Step-by-step guide to invest in stock market

The fundamentals of world economics have shifted from commodity markets to financial markets. Hence, financial markets play a pivotal role in wealth creation, economic development and economic equality. An equity market, commonly known as a stock market, is identified as a key financial instrument that facilitates the above stated.

Relaxation of monetary policy, increased investor confidence and other satisfactory economic indicators resulted in the Colombo Stock Exchange (CSE) being identified as an ideal financial tool for wealth creation. The CSE has experienced rapid growth in the recent past. It has grown by 30 percent from July 2012 to date.

The sentiments of Sri Lankan investors are to invest in the market when the market is growing. Hence, today’s article will unfold the information required in entering the market, investing and managing one’s portfolio.

As we all know, a stock market is an organised place where securities (stocks, debt, etc.) are bought and sold. One could enter the market through the primary market or the secondary market.
The primary market is a market where new shares or debentures are issued. In this market, the security is directly purchased from the issuer (company).

The secondary market is a market in which an investor could either buy or sell securities from or to another investor, subsequent to the original issue in the primary market. This article will give out the guidelines required in entering both markets.

How do you enter
primary market?

  •     Most often, first time investors come to the stock market by applying for shares at an IPO. Investors should pay attention to the business environment, management of the company, future earnings and valuation, competition, tax incentives and research/valuation reports about the company. The above information about the company can be obtained from an investment advisor and the prospectus.  
  •    Thereafter, the CSE will announce the first trading day of the shares. Trading of shares will commence within 22 market days after the closing of the IPO.
  •     The allotted shares would be credited to the applicant’s CDS accounts electronically.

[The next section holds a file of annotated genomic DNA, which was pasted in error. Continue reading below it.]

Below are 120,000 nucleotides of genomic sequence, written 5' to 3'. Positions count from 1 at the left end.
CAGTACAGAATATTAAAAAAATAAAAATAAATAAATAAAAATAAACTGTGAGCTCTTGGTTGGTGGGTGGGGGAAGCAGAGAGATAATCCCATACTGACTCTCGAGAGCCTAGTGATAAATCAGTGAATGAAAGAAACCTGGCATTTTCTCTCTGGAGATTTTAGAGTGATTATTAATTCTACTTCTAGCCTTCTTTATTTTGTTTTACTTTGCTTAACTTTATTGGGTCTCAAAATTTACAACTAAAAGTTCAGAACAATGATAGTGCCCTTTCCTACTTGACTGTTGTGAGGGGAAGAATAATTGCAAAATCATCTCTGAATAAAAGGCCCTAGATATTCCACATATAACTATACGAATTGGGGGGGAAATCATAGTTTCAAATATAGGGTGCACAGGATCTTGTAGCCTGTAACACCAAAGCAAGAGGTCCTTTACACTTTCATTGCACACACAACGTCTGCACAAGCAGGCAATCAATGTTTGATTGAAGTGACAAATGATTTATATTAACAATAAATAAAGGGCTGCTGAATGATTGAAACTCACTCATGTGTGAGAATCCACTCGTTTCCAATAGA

•    The prospectus indicates the opening and closing day of the share issue. Make sure to send the application form along with the cheque/bank draft before the closing day. If an issue has more buyers than shares offered, the share issue might close on the opening day itself.
  •     The prospectus must be read carefully and the application form to purchase the shares must be completed accurately and clearly. If necessary, consult an expert for advice. Remember to indicate your CDS account number, national identity card number and place your signature on the application form.
  •    Companies issue the prospectus and application forms before the issue opening day (at least seven market days prior to the date of opening).
  •     Newspapers, websites, radio channels and television stations give publicity to prospective issuers when a company wishes to be listed or is going to issue shares through an Initial Public Offering (IPO). The company will also conduct a marketing campaign.
  •     An investor who wishes to buy shares should open a securities account in the Central Depositary System (CDS) through a stockbroking firm.
  •    Select a stockbroking firm, there are 29 licenced stockbroking (including one debt trading member of the CSE) firms.
  •    The duly completed client account opening forms together with the relevant supporting documents (copy of the national identity card and a billing proof) must be handed over to the stockbroking firm or the custodian bank to open a CDS account. Read and understand the context of the forms prior to submission.
  •    In a share issue, the company publishes a booklet called ‘prospectus’ with information about the company, financial status, future plans and the offer. A prospectus can be obtained free of cost from a stockbroking firm, managers to the issue, the CSE, its branches and website, bankers to the issue, the company offering the shares or any other place that the company indicates.
  •     Investors over 18 years of age can apply for an IPO.
  •     Send this form directly to the company concerned/stockbroker firm/custodian bank/managers to the issue with payment for the amount due through a cheque or bank draft. For example, if you are applying for 100 shares and the issue price of a share is Rs.20, you have to write a cheque/draft amounting to Rs.2,000.
  •     Immediately after the share issue is closed, the company will evaluate the demand for the issue and if investors have asked for more shares than the company initially planned to issue (i.e. in the event of oversubscription) the company will announce the way that they are going to distribute their shares.